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The Plate Show podcast cover art featuring the host, a wooden spoon named Spoonie.
The WNET Group

The Plate Show Podcast Teaches Kids About Foods & Cultures Around The World

Your kids will love Spoonie.

If your podcast-loving kid happens to need a new show to dive into, they’re in luck. The Plate Show, a new podcast for kids ages 6 to 9, launches on Oct. 31 with new episodes dropping every Tuesday. In The Plate Show, your friendly talking spoon host, Spoonie, is joined on the kitchen counter by her best friend of all, Tongs. Together they interview special guests about their favorite foods and meaningful cultural dishes, and they also play games, interview celeb chefs, swap recipes, and more.

Your kids will adore the utensils-turned-hosts in The Plate Show.

Spoonie and Tongs are voiced by Jasmine Romero (of Sesame Street fame) and Jonathan Butler-Duplessis (who you may know from Hamilton), so the cast has major acting chops. “We are excited for families to fall in love with Spoonie and Tongs as much as we have,” Sandra Sheppard, executive producer of Kids’ Media & Education for The WNET Group, tells Romper. “Spoonie dreams of flying around the world one day, tasting all the amazing foods it has to offer, and this show allows her the opportunity explore the world from her very own kitchen. Tongs is a research aficionado and a grounded presence to Spoonie’s energy.”

In Romper’s exclusive sneak peek below, listen in as Spoonie discovers how pumpkin is used in dishes around the world. Yep, it’s more than just a yummy pie filling.

The WNET Group

“Each episode, these friends also help each other get through challenges while practicing critical life skills,” Sheppard adds. “For example, Spoonie learning patience while baking challah for the first time or navigating Tongs’ fear of spicy food.”

The special guests include chefs and best-selling authors.

In Episode 6, author Kevin Maillard joins Spoonie and Tongs to tell stories about food that’s meaningful to him and his family as a member of the Seminole Nation of Oklahoma. “When food stories fall on new ears, culture is being passed on. Without those stories, the interest in the food passes away,” Maillard tells Romper. “Interest in cultural foods is usually centered in elder generations, and for many younger people, food can be an easy and equalizing way to talk to them. Sharing stories means saving culture, and food makes these stories especially memorable by calling on all five senses.”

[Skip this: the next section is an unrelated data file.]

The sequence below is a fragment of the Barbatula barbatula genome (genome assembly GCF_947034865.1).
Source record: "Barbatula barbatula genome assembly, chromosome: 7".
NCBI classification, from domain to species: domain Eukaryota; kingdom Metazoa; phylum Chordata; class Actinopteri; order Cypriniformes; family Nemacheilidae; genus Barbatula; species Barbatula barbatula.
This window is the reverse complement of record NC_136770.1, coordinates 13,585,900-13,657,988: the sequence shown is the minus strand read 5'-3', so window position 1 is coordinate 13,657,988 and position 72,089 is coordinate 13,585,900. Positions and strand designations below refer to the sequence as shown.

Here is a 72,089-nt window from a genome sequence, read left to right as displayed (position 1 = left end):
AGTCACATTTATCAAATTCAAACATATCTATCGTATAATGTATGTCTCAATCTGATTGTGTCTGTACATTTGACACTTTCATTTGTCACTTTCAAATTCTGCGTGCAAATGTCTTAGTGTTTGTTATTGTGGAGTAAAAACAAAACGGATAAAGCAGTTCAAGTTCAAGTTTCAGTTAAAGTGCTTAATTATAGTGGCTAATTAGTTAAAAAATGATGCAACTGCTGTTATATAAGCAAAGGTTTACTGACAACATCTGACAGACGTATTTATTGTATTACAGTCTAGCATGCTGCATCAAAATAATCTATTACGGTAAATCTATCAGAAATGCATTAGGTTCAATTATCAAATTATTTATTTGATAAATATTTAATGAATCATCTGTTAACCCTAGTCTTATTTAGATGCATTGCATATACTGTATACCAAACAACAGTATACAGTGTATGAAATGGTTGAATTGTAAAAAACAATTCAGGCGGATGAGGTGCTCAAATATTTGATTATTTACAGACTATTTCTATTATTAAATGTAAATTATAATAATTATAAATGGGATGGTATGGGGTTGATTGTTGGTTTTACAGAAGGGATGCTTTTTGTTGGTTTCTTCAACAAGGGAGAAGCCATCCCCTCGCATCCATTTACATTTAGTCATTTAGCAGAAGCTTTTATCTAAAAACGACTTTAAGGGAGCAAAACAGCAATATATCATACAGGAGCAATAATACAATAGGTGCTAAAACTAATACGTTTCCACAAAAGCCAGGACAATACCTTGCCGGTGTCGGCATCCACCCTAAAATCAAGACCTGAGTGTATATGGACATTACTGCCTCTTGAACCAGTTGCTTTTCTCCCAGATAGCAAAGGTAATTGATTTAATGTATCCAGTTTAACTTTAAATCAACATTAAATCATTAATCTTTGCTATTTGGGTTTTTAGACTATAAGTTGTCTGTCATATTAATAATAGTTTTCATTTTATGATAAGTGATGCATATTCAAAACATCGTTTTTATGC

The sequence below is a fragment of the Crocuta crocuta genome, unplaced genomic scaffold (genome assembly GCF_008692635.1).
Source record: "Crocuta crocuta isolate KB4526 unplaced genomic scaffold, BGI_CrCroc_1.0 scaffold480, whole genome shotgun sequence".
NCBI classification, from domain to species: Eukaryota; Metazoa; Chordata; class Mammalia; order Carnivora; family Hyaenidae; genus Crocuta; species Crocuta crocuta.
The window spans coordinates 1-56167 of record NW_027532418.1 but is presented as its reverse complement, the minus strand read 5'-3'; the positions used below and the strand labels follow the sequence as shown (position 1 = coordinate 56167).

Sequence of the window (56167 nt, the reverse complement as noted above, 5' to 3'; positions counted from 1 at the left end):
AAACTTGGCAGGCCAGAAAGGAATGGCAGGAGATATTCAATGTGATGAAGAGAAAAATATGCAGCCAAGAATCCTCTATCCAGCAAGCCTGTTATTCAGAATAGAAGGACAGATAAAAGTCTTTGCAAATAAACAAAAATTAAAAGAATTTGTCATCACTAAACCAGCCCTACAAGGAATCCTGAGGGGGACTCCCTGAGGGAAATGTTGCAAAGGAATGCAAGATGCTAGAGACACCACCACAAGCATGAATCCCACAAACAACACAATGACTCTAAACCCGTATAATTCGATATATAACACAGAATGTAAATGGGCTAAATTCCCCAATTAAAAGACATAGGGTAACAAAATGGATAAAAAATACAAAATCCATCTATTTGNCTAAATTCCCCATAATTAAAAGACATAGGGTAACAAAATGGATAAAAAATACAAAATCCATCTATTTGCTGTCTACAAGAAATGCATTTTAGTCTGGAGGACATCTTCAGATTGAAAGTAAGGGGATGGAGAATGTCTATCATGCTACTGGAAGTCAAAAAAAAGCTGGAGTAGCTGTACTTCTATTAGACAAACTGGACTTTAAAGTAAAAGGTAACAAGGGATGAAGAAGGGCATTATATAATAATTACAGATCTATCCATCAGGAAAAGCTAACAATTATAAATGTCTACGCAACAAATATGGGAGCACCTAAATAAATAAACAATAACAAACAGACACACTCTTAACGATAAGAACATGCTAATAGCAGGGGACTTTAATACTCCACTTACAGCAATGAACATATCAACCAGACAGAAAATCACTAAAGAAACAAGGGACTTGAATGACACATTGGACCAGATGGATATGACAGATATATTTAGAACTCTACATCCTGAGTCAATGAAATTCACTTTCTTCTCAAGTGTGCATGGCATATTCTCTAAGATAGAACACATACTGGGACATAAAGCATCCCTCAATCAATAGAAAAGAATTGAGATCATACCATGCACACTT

“I love sharing my culture with listeners because it took me too long to realize how cool it was,” says Chef Calvin Eng, the special guest who will appear in Episode 8. “China is a big country and cuisines vary from region to region, so I love to be able to educate listeners about what Cantonese food is from the point of view of someone who is a first-generation, American-born Chinese kid.”

The Plate Show is an educational podcast.

Chances are, if you got your kid into podcasts in the first place, you’re looking for meaningful alternatives to screen time. The Plate Show was developed through the CPB-PBS Ready To Learn Initiative, funded by the U.S. Department of Education, with the goal of helping young kids develop skills to succeed in school, work, and life.

“Our goal was to create a podcast that was celebratory, fun, and offered a way for kids and their families to learn about other people and their special traditions through a universal connector: food,” says Sheppard. “We spoke with many families in our local community about what they wanted for their kids and what kids themselves wanted to hear. We learned that families were looking for ways to help their kids develop an appreciation and curiosity for other cultures so they can interact and respect their neighbors from different backgrounds.”

The Plate Show will be available for free on and wherever you listen to podcasts, including Apple Podcasts, Spotify, Amazon Music, Overcast, and Pocket Casts.